Revisiting Clichy Batignolles Martin Luther King park

A year ago I posted a story about Martin Luther King park and the residential building projects going on around the park.  At that time a green living wall was being attached to the side of one of the new buildings.  Well look at it now…..a lush, healthy vertical garden.


Vertical green garden

Vertical green garden

There is great progress on this park project.  It’s exciting to see each stage come to fruition and the works in progress advance visibly week by week.  We now have a beautiful wetland space with waterlillies, reeds and several other water plants.  The aquatic residents – and their offspring – have moved in and look very content.  This morning while I was exercising and the ducks were still sleeping there were workmen preparing the muddy edges for the next extension of planting.  Beyond this wetland area in the middle of the park, the north park is now open with a grand adventure playground, petanque pitches, various green spaces and the re-located basketball, football and tennis grounds.  The original spaces for these in the south park have been subsumed into the work on the extension of the Line 14 metro.  In total the park now provides 6.5 hectares of space, which will ultimately become 10 ha on completion of the project.

The Clichy-Batignolles area is one big urban development scheme comprising the park project, transport improvements (Metro, train and tramway), development of additional housing (3,400 households for an expected 6,500 inhabitants) complete with social services such as crèches, schools and aged-care, commercial services, car parking and recycling, plus the development and installation of the Cite Judiciaire (aka Palais de Justice de Paris comprising the High Court, magistrates courts and police ministry).

It’s ambitious, complex, costly and necessary.  Above all it’s enjoyed already.  It’s the little things that deliver so much.  In the grand scheme of this project the water spout space is probably a small thing.  But at 4 o’clock every afternoon when the water pumps rumble under the concrete slabs and the first jets of water spurt sky high the enjoyment value is measured in the squeals and laughter of the kids dancing in the water jets.  In the heat of summer in the concrete heart of a big city it’s magic.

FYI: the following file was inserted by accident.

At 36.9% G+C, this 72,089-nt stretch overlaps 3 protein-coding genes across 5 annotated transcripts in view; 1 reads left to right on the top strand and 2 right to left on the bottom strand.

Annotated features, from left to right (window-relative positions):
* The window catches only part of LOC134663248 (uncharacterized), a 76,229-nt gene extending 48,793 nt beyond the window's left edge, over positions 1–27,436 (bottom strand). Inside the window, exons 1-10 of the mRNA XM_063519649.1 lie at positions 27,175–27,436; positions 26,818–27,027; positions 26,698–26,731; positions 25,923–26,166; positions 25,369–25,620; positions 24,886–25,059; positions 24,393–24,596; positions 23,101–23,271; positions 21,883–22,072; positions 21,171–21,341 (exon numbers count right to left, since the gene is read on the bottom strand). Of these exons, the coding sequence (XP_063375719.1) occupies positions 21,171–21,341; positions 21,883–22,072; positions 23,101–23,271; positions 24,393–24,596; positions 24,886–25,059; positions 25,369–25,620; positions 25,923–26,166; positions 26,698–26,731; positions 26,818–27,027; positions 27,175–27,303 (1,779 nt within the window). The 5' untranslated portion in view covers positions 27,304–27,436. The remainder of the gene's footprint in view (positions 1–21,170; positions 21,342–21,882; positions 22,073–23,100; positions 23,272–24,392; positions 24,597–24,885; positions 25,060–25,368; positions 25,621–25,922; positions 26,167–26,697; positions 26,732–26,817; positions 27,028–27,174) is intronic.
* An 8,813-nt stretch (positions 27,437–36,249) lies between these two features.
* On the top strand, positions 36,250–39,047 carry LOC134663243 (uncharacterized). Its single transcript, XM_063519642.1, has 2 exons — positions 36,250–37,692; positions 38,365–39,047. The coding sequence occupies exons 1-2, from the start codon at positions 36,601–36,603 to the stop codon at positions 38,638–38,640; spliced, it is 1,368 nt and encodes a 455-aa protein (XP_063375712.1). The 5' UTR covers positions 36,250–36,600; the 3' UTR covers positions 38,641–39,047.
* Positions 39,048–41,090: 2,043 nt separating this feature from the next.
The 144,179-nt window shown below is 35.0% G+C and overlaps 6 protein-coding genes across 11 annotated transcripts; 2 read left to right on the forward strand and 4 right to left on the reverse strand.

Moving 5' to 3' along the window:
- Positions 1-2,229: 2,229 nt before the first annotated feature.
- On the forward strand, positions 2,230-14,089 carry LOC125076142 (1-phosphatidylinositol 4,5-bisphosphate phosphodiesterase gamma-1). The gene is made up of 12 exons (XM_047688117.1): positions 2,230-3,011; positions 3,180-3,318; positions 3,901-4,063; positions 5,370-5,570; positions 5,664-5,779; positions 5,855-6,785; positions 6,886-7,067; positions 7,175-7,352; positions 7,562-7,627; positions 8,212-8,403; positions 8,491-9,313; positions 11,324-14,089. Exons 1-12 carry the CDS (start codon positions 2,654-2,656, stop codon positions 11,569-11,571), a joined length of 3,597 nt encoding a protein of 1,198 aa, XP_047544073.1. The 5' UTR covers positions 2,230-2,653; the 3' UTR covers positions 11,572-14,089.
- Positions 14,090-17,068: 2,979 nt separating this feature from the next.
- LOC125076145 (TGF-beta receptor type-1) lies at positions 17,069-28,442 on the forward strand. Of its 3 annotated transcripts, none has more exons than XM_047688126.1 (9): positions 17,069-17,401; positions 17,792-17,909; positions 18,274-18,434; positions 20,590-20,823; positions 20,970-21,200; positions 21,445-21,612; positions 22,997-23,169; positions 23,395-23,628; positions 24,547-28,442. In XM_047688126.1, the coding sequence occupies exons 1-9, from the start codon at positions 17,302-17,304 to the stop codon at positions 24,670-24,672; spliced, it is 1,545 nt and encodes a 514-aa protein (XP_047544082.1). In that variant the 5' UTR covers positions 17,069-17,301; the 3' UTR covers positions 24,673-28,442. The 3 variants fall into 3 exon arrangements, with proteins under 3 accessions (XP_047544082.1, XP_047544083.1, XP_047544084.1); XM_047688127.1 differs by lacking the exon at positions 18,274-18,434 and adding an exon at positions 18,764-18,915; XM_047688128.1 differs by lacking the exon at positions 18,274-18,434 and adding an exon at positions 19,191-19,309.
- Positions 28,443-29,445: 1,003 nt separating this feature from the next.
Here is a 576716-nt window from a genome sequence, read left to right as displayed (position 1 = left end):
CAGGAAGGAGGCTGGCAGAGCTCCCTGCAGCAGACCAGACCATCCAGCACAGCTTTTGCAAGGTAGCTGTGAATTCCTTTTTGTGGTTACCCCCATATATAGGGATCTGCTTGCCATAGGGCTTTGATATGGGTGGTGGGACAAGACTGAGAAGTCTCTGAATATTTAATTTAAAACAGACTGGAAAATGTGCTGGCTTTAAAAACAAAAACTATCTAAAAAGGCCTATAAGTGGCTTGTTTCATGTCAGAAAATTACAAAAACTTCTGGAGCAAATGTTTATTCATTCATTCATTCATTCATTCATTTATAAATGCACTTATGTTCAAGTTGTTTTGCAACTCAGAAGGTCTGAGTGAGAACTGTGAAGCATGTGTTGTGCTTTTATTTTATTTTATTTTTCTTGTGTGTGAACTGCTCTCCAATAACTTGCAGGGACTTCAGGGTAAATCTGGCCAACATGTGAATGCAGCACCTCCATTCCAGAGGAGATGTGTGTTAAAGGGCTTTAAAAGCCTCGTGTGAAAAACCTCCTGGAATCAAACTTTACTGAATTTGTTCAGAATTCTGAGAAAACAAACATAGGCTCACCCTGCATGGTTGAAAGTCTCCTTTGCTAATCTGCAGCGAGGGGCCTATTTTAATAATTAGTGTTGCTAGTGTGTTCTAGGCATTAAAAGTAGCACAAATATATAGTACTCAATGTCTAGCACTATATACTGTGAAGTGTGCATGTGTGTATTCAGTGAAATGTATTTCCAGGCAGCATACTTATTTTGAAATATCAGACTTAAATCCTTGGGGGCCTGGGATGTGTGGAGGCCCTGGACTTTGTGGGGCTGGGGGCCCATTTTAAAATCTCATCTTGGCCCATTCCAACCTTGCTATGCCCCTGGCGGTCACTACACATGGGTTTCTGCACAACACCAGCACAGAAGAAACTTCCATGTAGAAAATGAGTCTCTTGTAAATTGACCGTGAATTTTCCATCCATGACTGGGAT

The completion of the project is planned for 2017-18 with delivery of the Palais de Justice and the Metro line 14 extension.  It will be the culmination of years of planning (from 2001 onwards, which included plans for development of the site as the potential space for hosting the 2012 Olympic Games, but London won the bid), preparation with acquisition of the land (it was railway land) and creation of the Zone d’ Amenagement Concerte (ZACs) needed for public works programmes, and hours, days and years of hard work on site.

I cannot say enough good things about this park; as a nearby resident – albeit a temporary one – it adds considerably to the quality of my Parisian life.  I certainly want to come back and see the finished project.



4 thoughts on “Revisiting Clichy Batignolles Martin Luther King park

  1. kiwiyarns says:

    So, so, exciting to read about an urban development like this that creates a truly sustainable space to live in. Gave me the tingles. I wish we’d do something more like this here.

  2. Janne says:

    the water jets are so much fun – takes me back to my first day upon arriving to stay with you!

    • keiryberry says:

      I thought you would recognise the spot. With regular hot days it’s definitely the place to be. The little kids in togs or underwear and the big kids fully clothed all having such fun. I take my knitting and find a spot on the lawn nearby. Just to be near the water.

Leave a Reply

Fill in your details below or click an icon to log in: Logo

You are commenting using your account. Log Out /  Change )

Google+ photo

You are commenting using your Google+ account. Log Out /  Change )

Twitter picture

You are commenting using your Twitter account. Log Out /  Change )

Facebook photo

You are commenting using your Facebook account. Log Out /  Change )


Connecting to %s